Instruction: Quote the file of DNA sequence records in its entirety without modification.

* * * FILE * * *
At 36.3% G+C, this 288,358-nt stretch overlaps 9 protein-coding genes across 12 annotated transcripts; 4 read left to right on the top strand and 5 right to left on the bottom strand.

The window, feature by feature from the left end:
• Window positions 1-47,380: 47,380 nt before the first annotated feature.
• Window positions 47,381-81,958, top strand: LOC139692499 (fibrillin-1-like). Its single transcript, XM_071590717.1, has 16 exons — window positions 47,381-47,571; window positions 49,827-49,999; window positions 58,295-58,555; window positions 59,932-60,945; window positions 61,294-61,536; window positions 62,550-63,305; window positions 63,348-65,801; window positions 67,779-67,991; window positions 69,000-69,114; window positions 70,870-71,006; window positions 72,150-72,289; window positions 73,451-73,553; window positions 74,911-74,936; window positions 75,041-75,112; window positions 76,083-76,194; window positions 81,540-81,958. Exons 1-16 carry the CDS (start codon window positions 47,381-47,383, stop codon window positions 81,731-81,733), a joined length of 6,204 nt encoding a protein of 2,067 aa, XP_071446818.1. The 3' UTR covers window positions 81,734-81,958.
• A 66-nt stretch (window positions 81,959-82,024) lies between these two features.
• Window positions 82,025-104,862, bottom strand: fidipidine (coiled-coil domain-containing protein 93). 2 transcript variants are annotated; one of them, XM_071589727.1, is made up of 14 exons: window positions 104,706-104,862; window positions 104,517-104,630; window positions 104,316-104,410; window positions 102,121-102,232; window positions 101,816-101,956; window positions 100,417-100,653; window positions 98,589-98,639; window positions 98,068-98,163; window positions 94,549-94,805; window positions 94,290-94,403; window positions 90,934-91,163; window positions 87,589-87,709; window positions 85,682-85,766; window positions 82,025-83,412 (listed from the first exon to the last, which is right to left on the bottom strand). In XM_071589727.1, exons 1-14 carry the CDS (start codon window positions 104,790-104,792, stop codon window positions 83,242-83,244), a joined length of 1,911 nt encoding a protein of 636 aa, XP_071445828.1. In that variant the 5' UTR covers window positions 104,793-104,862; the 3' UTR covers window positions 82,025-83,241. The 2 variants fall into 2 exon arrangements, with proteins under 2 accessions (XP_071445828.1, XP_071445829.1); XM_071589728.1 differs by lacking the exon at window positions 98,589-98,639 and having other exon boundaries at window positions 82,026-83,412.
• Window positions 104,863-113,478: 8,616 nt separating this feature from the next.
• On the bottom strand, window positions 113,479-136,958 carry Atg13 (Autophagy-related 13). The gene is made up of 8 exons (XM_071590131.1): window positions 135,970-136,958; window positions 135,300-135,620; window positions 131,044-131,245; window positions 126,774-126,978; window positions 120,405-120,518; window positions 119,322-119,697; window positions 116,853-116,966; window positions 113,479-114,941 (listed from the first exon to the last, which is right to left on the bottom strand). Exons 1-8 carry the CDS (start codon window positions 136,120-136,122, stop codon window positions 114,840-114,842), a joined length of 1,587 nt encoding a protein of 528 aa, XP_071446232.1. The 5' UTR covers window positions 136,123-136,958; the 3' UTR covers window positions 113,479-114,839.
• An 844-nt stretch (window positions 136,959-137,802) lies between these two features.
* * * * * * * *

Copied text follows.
At 36.3% G+C, this 288,358-nt stretch overlaps 9 protein-coding genes across 12 annotated transcripts; 4 read left to right on the top strand and 5 right to left on the bottom strand.

The window, feature by feature from the left end:
• Window positions 1-47,380: 47,380 nt before the first annotated feature.
• Window positions 47,381-81,958, top strand: LOC139692499 (fibrillin-1-like). Its single transcript, XM_071590717.1, has 16 exons — window positions 47,381-47,571; window positions 49,827-49,999; window positions 58,295-58,555; window positions 59,932-60,945; window positions 61,294-61,536; window positions 62,550-63,305; window positions 63,348-65,801; window positions 67,779-67,991; window positions 69,000-69,114; window positions 70,870-71,006; window positions 72,150-72,289; window positions 73,451-73,553; window positions 74,911-74,936; window positions 75,041-75,112; window positions 76,083-76,194; window positions 81,540-81,958. Exons 1-16 carry the CDS (start codon window positions 47,381-47,383, stop codon window positions 81,731-81,733), a joined length of 6,204 nt encoding a protein of 2,067 aa, XP_071446818.1. The 3' UTR covers window positions 81,734-81,958.
• A 66-nt stretch (window positions 81,959-82,024) lies between these two features.
• Window positions 82,025-104,862, bottom strand: fidipidine (coiled-coil domain-containing protein 93). 2 transcript variants are annotated; one of them, XM_071589727.1, is made up of 14 exons: window positions 104,706-104,862; window positions 104,517-104,630; window positions 104,316-104,410; window positions 102,121-102,232; window positions 101,816-101,956; window positions 100,417-100,653; window positions 98,589-98,639; window positions 98,068-98,163; window positions 94,549-94,805; window positions 94,290-94,403; window positions 90,934-91,163; window positions 87,589-87,709; window positions 85,682-85,766; window positions 82,025-83,412 (listed from the first exon to the last, which is right to left on the bottom strand). In XM_071589727.1, exons 1-14 carry the CDS (start codon window positions 104,790-104,792, stop codon window positions 83,242-83,244), a joined length of 1,911 nt encoding a protein of 636 aa, XP_071445828.1. In that variant the 5' UTR covers window positions 104,793-104,862; the 3' UTR covers window positions 82,025-83,241. The 2 variants fall into 2 exon arrangements, with proteins under 2 accessions (XP_071445828.1, XP_071445829.1); XM_071589728.1 differs by lacking the exon at window positions 98,589-98,639 and having other exon boundaries at window positions 82,026-83,412.
• Window positions 104,863-113,478: 8,616 nt separating this feature from the next.
• On the bottom strand, window positions 113,479-136,958 carry Atg13 (Autophagy-related 13). The gene is made up of 8 exons (XM_071590131.1): window positions 135,970-136,958; window positions 135,300-135,620; window positions 131,044-131,245; window positions 126,774-126,978; window positions 120,405-120,518; window positions 119,322-119,697; window positions 116,853-116,966; window positions 113,479-114,941 (listed from the first exon to the last, which is right to left on the bottom strand). Exons 1-8 carry the CDS (start codon window positions 136,120-136,122, stop codon window positions 114,840-114,842), a joined length of 1,587 nt encoding a protein of 528 aa, XP_071446232.1. The 5' UTR covers window positions 136,123-136,958; the 3' UTR covers window positions 113,479-114,839.
• An 844-nt stretch (window positions 136,959-137,802) lies between these two features.